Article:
Foreign and Commonwealth Office logo
Share this:

Lancaster House

Inside the House that made history - by Dr Richard Smith, FCDO Historian

If diplomacy is theatre, then Lancaster House is an impressive stage on which to conduct it.

The building has long served as the backdrop for high-level summits, conferences and meetings attended by the leading political figures of the day.

It has witnessed key moments in international affairs from the Cold War to Brexit, and has given its name to a host of international agreements.




In the immediate aftermath of the Second World War Lancaster House played host to the Foreign Ministers of the big five Allied Powers (Britain, the United States, the Soviet Union, France and China).

Seated around a huge circular table, presided over by British Foreign Secretary Ernest Bevin, they grappled with the problems of peace making in the post war world.



In May 1950, the 12 signatories of the North Atlantic Treaty met to create a permanent organisation for the defence of Europe and North America.

Around a horseshoe table, with US Secretary of State Dean Acheson at the centre, foreign ministers settled the aims, objectives and structure of NATO.





Following the nationalisation of the Suez Canal in 1956 by President Nasser of Egypt, the British Prime Minister Anthony Eden invited representatives from 18 nations to London to discuss how the international community might best respond.

Meeting in the Long Gallery, they agreed to appoint a small committee of five nations to explore avenues of negotiation with the Egyptian government.

Lancaster House played a key role during the era of decolonisation from the late 1950s onwards. Kenya, Malaya, Nigeria and Cyprus are just a few of the countries whose independence was negotiated and agreed at Lancaster House.

Perhaps the most famous set of negotiations was the constitutional conference on the future of Rhodesia, which took place from September to December 1979.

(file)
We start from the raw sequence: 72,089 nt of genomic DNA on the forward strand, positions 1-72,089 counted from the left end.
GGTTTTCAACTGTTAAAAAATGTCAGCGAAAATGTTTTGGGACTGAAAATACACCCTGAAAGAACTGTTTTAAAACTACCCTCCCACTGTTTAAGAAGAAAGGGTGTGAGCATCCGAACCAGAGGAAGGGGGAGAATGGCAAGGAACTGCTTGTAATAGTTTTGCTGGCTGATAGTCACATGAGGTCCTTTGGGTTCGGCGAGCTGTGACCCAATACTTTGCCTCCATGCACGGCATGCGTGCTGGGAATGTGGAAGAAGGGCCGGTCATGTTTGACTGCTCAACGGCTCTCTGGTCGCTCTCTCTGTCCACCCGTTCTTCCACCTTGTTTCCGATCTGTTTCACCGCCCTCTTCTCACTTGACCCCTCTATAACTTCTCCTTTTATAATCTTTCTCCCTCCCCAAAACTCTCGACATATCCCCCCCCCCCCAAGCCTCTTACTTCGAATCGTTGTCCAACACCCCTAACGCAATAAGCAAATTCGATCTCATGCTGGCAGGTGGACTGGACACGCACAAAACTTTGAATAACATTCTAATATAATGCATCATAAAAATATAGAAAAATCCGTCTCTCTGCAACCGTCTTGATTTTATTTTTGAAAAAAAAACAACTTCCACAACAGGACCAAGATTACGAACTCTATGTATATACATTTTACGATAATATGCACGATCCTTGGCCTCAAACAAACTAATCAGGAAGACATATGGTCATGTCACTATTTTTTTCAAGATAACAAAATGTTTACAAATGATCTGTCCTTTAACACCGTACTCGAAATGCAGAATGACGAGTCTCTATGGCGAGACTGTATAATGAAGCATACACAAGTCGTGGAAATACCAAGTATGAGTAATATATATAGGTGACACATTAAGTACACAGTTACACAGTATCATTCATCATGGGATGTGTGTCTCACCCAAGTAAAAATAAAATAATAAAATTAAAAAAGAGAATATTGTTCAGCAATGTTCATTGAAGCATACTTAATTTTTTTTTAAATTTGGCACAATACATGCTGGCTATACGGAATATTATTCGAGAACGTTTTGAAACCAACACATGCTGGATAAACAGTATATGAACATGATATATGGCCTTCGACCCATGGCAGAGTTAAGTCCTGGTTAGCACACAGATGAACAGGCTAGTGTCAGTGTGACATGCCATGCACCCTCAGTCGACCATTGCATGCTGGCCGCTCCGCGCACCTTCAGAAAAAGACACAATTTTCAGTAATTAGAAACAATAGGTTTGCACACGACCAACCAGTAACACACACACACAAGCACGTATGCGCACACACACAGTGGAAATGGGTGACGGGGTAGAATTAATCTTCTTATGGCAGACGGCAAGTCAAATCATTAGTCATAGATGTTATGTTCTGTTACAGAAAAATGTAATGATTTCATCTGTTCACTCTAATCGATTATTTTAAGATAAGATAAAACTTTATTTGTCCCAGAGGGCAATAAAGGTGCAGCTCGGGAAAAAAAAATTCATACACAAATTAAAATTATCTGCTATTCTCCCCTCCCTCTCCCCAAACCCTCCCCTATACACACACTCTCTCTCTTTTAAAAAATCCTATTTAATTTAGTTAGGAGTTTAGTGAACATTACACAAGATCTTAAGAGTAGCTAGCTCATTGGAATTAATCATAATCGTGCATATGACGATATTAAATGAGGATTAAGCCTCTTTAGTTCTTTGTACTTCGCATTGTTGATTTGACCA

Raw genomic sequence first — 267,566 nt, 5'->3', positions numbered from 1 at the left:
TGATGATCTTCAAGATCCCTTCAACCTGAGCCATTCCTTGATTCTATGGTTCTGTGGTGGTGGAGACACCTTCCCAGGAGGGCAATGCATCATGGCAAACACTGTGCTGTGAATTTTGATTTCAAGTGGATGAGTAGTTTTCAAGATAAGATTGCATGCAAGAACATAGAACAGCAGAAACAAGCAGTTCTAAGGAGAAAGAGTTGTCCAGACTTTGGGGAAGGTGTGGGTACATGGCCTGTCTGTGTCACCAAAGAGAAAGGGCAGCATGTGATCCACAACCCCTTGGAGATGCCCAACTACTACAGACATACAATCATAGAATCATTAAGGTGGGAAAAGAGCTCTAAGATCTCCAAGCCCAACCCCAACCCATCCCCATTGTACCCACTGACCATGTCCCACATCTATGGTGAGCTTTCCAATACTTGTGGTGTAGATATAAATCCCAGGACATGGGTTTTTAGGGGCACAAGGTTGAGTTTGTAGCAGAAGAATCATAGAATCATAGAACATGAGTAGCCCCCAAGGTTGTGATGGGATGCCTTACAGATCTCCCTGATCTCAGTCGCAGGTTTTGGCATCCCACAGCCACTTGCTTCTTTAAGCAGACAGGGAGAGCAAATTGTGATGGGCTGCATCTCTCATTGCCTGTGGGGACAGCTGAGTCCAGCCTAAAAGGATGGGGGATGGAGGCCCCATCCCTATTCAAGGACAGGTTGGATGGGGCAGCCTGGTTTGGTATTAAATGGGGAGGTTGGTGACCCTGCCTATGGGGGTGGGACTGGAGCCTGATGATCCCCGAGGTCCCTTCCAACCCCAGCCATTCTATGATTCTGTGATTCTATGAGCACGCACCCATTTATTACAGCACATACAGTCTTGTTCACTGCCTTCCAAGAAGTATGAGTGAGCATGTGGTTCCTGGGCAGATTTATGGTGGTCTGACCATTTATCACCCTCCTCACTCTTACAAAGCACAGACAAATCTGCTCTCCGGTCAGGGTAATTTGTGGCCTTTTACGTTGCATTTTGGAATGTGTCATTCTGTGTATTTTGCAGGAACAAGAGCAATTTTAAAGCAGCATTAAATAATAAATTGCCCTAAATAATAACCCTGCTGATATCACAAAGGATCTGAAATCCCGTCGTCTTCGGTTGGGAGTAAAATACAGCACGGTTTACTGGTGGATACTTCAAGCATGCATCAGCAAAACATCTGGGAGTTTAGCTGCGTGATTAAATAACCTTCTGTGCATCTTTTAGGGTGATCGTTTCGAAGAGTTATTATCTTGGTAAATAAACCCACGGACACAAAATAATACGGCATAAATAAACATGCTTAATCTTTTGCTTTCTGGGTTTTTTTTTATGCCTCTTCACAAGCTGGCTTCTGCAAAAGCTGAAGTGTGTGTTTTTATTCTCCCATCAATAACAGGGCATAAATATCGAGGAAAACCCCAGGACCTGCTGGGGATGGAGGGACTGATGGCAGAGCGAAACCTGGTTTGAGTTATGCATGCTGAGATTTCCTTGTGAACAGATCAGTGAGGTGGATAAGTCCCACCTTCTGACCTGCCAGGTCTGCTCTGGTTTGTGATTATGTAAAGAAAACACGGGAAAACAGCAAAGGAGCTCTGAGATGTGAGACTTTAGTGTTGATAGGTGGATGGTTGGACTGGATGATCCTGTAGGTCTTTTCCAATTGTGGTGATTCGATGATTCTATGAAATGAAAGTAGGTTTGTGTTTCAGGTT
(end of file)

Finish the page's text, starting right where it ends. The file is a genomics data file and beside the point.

British Foreign Secretary Lord Carrington chaired all-party talks, which included the Prime Minister, Bishop Abel Muzorewa, and Patriotic Front leaders Joshua Nkomo and Robert Mugabe.

The conference ended with the signing of the Lancaster House Agreement and paved the way for the creation of an independent Zimbabwe.

The House has been a regular venue for European, NATO and G7 summits.

The G7 summit in June 1984 saw Prime Minister Margaret Thatcher play host to Ronald Reagan, Francois Mitterrand, Helmut Kohl and the Prime Ministers of Canada, Italy and Japan.

The Heads of State met in the Music Room, Foreign Ministers in the State Drawing Room and Finance Ministers in the Long Gallery.

“Heads in the Music Room,” quipped Margaret Thatcher at a press conference “—very appropriate; hope it is harmony”.

In July 1971, Prime Minister Edward Heath held a press conference at the House setting out the terms for British entry into the European Common Market.

46 years later, on 17 January 2017, Theresa May made a speech in the same room setting out the priorities that the UK government would use to negotiate Britain’s exit from the EU.

Whatever the ebb and flow of international affairs, Lancaster House has seen it all.